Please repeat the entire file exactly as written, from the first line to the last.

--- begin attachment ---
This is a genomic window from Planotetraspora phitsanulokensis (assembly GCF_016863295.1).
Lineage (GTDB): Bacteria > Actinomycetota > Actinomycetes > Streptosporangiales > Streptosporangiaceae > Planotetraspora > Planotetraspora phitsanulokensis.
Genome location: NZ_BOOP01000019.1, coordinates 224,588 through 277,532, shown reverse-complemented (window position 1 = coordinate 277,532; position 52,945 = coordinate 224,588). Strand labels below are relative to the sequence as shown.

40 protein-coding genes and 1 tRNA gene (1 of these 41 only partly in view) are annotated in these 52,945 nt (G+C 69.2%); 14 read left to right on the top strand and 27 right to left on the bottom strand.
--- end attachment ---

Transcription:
This is a genomic window from Planotetraspora phitsanulokensis (assembly GCF_016863295.1).
Lineage (GTDB): Bacteria > Actinomycetota > Actinomycetes > Streptosporangiales > Streptosporangiaceae > Planotetraspora > Planotetraspora phitsanulokensis.
Genome location: NZ_BOOP01000019.1, coordinates 224,588 through 277,532, shown reverse-complemented (window position 1 = coordinate 277,532; position 52,945 = coordinate 224,588). Strand labels below are relative to the sequence as shown.

40 protein-coding genes and 1 tRNA gene (1 of these 41 only partly in view) are annotated in these 52,945 nt (G+C 69.2%); 14 read left to right on the top strand and 27 right to left on the bottom strand.